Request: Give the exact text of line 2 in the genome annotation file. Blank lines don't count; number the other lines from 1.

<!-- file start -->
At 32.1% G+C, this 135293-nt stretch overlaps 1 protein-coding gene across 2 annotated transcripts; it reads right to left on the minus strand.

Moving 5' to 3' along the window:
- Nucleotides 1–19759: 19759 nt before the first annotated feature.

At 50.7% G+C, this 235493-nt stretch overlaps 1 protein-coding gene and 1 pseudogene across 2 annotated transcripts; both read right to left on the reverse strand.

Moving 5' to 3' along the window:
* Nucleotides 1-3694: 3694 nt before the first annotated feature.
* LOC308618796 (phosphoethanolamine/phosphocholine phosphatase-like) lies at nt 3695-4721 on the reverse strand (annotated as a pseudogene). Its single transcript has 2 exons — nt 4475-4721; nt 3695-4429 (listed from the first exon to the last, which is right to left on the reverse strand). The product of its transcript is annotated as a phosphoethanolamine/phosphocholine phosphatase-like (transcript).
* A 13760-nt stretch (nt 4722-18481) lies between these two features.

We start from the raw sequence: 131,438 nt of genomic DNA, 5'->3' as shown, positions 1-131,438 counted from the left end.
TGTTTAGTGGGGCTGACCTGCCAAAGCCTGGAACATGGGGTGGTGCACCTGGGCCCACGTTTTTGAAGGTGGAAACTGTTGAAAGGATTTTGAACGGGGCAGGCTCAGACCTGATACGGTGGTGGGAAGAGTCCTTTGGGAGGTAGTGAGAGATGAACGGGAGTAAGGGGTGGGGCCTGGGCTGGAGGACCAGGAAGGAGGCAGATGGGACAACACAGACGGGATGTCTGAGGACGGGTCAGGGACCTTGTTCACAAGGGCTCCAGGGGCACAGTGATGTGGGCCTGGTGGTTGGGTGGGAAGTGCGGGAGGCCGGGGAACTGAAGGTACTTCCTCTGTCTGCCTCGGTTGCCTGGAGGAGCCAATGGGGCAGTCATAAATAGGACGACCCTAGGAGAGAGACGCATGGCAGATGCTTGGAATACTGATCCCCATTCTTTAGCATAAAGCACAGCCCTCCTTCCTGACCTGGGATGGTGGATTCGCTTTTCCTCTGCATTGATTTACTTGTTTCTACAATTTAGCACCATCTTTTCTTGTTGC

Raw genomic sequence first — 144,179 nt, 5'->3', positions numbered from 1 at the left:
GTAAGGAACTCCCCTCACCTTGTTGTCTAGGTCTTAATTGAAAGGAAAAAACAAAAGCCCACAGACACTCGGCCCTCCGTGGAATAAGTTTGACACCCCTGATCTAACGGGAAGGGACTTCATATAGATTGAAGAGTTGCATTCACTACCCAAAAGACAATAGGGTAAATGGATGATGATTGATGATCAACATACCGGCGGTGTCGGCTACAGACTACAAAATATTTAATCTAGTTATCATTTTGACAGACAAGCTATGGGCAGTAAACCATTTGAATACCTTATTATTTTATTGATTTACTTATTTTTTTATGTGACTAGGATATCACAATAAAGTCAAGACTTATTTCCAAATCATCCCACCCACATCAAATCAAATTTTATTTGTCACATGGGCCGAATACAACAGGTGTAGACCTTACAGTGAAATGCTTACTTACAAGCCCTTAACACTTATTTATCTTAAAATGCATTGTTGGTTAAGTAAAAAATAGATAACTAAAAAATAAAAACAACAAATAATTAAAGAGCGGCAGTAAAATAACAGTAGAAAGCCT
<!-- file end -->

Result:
Moving 5' to 3' along the window: